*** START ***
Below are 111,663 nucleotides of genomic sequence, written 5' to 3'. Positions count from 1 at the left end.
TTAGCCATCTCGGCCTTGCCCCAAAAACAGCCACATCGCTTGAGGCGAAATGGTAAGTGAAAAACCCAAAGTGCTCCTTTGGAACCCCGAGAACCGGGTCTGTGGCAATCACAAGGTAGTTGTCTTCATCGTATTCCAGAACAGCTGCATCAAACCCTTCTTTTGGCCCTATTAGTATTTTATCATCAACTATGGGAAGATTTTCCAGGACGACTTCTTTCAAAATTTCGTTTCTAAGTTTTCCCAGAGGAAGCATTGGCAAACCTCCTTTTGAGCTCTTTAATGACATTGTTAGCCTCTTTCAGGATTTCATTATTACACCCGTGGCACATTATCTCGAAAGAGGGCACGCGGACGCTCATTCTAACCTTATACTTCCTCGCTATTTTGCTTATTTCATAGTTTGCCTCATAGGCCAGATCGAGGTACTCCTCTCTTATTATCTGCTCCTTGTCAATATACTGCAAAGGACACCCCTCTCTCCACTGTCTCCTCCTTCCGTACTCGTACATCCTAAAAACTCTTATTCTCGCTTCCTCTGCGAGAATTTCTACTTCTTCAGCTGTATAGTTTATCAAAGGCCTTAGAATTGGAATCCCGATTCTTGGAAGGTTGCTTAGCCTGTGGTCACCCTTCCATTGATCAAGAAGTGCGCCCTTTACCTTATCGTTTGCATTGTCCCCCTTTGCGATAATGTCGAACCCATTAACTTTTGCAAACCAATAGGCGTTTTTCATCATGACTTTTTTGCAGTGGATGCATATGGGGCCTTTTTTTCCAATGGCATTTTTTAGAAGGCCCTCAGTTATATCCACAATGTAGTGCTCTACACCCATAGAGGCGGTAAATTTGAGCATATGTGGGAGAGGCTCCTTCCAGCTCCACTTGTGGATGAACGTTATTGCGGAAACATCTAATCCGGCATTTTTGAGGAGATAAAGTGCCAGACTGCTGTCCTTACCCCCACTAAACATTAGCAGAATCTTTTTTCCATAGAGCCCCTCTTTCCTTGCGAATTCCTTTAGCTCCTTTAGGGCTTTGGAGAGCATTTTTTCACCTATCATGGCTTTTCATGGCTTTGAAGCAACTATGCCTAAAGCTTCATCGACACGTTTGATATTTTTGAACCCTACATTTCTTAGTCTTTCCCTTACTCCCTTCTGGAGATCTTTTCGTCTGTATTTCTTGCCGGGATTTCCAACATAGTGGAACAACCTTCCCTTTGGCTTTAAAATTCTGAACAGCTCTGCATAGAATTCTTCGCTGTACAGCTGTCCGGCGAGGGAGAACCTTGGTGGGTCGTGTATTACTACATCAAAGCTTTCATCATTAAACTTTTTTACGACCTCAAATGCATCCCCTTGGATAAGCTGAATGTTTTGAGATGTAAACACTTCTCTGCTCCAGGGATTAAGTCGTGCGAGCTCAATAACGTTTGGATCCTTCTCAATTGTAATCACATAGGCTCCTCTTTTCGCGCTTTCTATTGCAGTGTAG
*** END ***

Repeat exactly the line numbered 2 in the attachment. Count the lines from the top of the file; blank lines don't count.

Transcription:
TTAGCCATCTCGGCCTTGCCCCAAAAACAGCCACATCGCTTGAGGCGAAATGGTAAGTGAAAAACCCAAAGTGCTCCTTTGGAACCCCGAGAACCGGGTCTGTGGCAATCACAAGGTAGTTGTCTTCATCGTATTCCAGAACAGCTGCATCAAACCCTTCTTTTGGCCCTATTAGTATTTTATCATCAACTATGGGAAGATTTTCCAGGACGACTTCTTTCAAAATTTCGTTTCTAAGTTTTCCCAGAGGAAGCATTGGCAAACCTCCTTTTGAGCTCTTTAATGACATTGTTAGCCTCTTTCAGGATTTCATTATTACACCCGTGGCACATTATCTCGAAAGAGGGCACGCGGACGCTCATTCTAACCTTATACTTCCTCGCTATTTTGCTTATTTCATAGTTTGCCTCATAGGCCAGATCGAGGTACTCCTCTCTTATTATCTGCTCCTTGTCAATATACTGCAAAGGACACCCCTCTCTCCACTGTCTCCTCCTTCCGTACTCGTACATCCTAAAAACTCTTATTCTCGCTTCCTCTGCGAGAATTTCTACTTCTTCAGCTGTATAGTTTATCAAAGGCCTTAGAATTGGAATCCCGATTCTTGGAAGGTTGCTTAGCCTGTGGTCACCCTTCCATTGATCAAGAAGTGCGCCCTTTACCTTATCGTTTGCATTGTCCCCCTTTGCGATAATGTCGAACCCATTAACTTTTGCAAACCAATAGGCGTTTTTCATCATGACTTTTTTGCAGTGGATGCATATGGGGCCTTTTTTTCCAATGGCATTTTTTAGAAGGCCCTCAGTTATATCCACAATGTAGTGCTCTACACCCATAGAGGCGGTAAATTTGAGCATATGTGGGAGAGGCTCCTTCCAGCTCCACTTGTGGATGAACGTTATTGCGGAAACATCTAATCCGGCATTTTTGAGGAGATAAAGTGCCAGACTGCTGTCCTTACCCCCACTAAACATTAGCAGAATCTTTTTTCCATAGAGCCCCTCTTTCCTTGCGAATTCCTTTAGCTCCTTTAGGGCTTTGGAGAGCATTTTTTCACCTATCATGGCTTTTCATGGCTTTGAAGCAACTATGCCTAAAGCTTCATCGACACGTTTGATATTTTTGAACCCTACATTTCTTAGTCTTTCCCTTACTCCCTTCTGGAGATCTTTTCGTCTGTATTTCTTGCCGGGATTTCCAACATAGTGGAACAACCTTCCCTTTGGCTTTAAAATTCTGAACAGCTCTGCATAGAATTCTTCGCTGTACAGCTGTCCGGCGAGGGAGAACCTTGGTGGGTCGTGTATTACTACATCAAAGCTTTCATCATTAAACTTTTTTACGACCTCAAATGCATCCCCTTGGATAAGCTGAATGTTTTGAGATGTAAACACTTCTCTGCTCCAGGGATTAAGTCGTGCGAGCTCAATAACGTTTGGATCCTTCTCAATTGTAATCACATAGGCTCCTCTTTTCGCGCTTTCTATTGCAGTGTAG